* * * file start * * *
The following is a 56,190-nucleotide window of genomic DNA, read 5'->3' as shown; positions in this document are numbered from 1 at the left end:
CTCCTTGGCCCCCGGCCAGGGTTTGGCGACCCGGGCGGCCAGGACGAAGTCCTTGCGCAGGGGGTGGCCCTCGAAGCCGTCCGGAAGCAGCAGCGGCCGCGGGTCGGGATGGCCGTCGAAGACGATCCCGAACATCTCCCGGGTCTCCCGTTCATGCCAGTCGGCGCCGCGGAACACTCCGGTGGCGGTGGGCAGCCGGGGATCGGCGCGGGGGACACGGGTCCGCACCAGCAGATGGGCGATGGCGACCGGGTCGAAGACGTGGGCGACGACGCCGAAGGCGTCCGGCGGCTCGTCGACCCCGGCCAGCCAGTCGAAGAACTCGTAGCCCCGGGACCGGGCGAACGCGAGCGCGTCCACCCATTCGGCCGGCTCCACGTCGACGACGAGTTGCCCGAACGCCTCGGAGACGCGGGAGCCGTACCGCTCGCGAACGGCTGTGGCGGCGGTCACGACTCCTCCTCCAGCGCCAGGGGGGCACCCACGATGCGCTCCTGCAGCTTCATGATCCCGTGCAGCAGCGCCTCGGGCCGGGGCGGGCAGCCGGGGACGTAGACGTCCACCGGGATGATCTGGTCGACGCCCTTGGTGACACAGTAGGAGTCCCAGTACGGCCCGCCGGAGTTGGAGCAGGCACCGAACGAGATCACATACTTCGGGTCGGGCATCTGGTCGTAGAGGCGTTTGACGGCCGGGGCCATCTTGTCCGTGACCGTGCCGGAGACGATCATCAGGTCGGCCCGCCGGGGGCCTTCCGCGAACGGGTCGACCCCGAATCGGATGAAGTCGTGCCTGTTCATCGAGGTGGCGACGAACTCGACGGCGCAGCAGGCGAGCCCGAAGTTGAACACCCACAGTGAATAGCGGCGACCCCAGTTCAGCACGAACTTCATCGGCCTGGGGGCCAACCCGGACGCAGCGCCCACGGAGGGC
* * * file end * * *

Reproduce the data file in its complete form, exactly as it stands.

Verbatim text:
The following is a 56,190-nucleotide window of genomic DNA, read 5'->3' as shown; positions in this document are numbered from 1 at the left end:
CTCCTTGGCCCCCGGCCAGGGTTTGGCGACCCGGGCGGCCAGGACGAAGTCCTTGCGCAGGGGGTGGCCCTCGAAGCCGTCCGGAAGCAGCAGCGGCCGCGGGTCGGGATGGCCGTCGAAGACGATCCCGAACATCTCCCGGGTCTCCCGTTCATGCCAGTCGGCGCCGCGGAACACTCCGGTGGCGGTGGGCAGCCGGGGATCGGCGCGGGGGACACGGGTCCGCACCAGCAGATGGGCGATGGCGACCGGGTCGAAGACGTGGGCGACGACGCCGAAGGCGTCCGGCGGCTCGTCGACCCCGGCCAGCCAGTCGAAGAACTCGTAGCCCCGGGACCGGGCGAACGCGAGCGCGTCCACCCATTCGGCCGGCTCCACGTCGACGACGAGTTGCCCGAACGCCTCGGAGACGCGGGAGCCGTACCGCTCGCGAACGGCTGTGGCGGCGGTCACGACTCCTCCTCCAGCGCCAGGGGGGCACCCACGATGCGCTCCTGCAGCTTCATGATCCCGTGCAGCAGCGCCTCGGGCCGGGGCGGGCAGCCGGGGACGTAGACGTCCACCGGGATGATCTGGTCGACGCCCTTGGTGACACAGTAGGAGTCCCAGTACGGCCCGCCGGAGTTGGAGCAGGCACCGAACGAGATCACATACTTCGGGTCGGGCATCTGGTCGTAGAGGCGTTTGACGGCCGGGGCCATCTTGTCCGTGACCGTGCCGGAGACGATCATCAGGTCGGCCCGCCGGGGGCCTTCCGCGAACGGGTCGACCCCGAATCGGATGAAGTCGTGCCTGTTCATCGAGGTGGCGACGAACTCGACGGCGCAGCAGGCGAGCCCGAAGTTGAACACCCACAGTGAATAGCGGCGACCCCAGTTCAGCACGAACTTCATCGGCCTGGGGGCCAACCCGGACGCAGCGCCCACGGAGGGC